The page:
“The blitz items are not where you think they would be, because for traffic reasons, maybe the hot game console is in the lawn-and-garden center,” said Gibu Thomas, senior vice president for mobile and digital for Wal-Mart Global eCommerce.
Target is also testing a way-finding feature on its app at stores that include some in Seattle, Chicago and Los Angeles. If a shopper types in an item, the app will give its location.
Other app makers are betting that shoppers want apps that pull in information from a range of stores.
RedLaser, an eBay app, lets shoppers use their phones to compare prices and recently started using location data to give shoppers personalized promotions when they walk into stores, including items not on store shelves at Best Buy, for instance. RetailMeNot, which offers eCommerce coupons, has offline coupons that will pop up on users’ cellphones when they step near 500 malls today.
“Consumers are not going to download 40 different apps for 40 different stores,” said Cyriac Roeding, co-founder of Shopkick, a location-based app that gives shoppers points, redeemable for discounts or gifts, when they walk into stores or scan certain items.
Shopkick is publishing what it calls a little black book with the top doorbusters. Shoppers will earn extra points and rewards, such as earbuds at Sony stores, for shopping today.
Adding an app that provides rewards or discounts to the mix gives offline retailers a defense against Amazon, Roeding said. And the technology use has become mainstream: Shopkick’s average user is a 27-year-old mother in the Midwest.
Search by product
At Westfield, which has 47 malls nationwide, a new app lets people search by product, to see which stores in the mall carry it and what their prices are. The app provides turn-by-turn walking directions, voice search for questions such as the location of the nearest restroom, and Black Friday promotions.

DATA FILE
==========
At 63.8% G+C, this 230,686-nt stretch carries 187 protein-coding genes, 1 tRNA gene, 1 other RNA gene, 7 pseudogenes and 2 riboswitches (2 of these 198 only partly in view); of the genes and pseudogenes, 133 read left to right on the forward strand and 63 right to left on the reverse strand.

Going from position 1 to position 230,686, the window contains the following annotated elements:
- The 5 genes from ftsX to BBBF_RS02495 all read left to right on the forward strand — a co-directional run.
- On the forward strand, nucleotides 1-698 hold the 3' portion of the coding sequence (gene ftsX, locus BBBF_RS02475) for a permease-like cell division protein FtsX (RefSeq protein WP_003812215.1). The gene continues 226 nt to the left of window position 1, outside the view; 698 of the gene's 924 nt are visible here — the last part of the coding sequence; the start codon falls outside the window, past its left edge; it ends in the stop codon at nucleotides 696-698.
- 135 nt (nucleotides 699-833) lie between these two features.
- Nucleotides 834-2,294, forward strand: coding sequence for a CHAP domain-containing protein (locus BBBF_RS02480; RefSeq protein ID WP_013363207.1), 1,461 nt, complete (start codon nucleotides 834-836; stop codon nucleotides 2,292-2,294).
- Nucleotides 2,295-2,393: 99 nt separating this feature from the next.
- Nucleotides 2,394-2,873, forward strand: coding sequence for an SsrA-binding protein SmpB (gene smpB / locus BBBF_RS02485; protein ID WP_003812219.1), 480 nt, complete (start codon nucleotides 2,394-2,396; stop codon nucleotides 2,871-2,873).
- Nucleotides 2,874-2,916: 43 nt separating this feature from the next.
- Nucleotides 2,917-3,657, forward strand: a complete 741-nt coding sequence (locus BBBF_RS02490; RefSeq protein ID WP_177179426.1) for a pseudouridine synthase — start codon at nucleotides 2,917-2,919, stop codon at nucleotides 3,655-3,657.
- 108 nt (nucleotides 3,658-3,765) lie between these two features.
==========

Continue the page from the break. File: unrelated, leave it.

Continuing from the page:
“Shoppers are creatures of habit and don’t necessarily want to try new ways, but if we expose them to new stores or ways to get there, that’s well-received,” said Alan Cohen, executive vice president for marketing at Westfield.
There are also plenty of deal-based apps for the shopping frenzy, including a Black Friday app by BradsDeals, TGI Black Friday and the BFAds.net Black Friday app. BradsDeals.com has published deals online for 11 years but first offered an app last year, when 250,000 people used it. This year, about 50 percent more people are downloading it, said Brad Wilson, founder of BradsDeals.
The apps make shoppers smarter — and saner, Wilson said.
Mall of America in Bloomington, Minn., is focusing its technology on areas that particularly frustrate shoppers: such as parking and finding gifts for relatives.
On the mobile app, people will be able to look at a parking map color-coded by how full that parking area is. If people text the name of their parking level, the mall texts back telling them which door to exit from so they can find their cars after shopping. The @mallofamerica Twitter handle, which has two extra people answering queries this year, will also post traffic advice and answer questions such as: “Is there a Panda Express here?” or “What should I buy my 5-year-old niece?”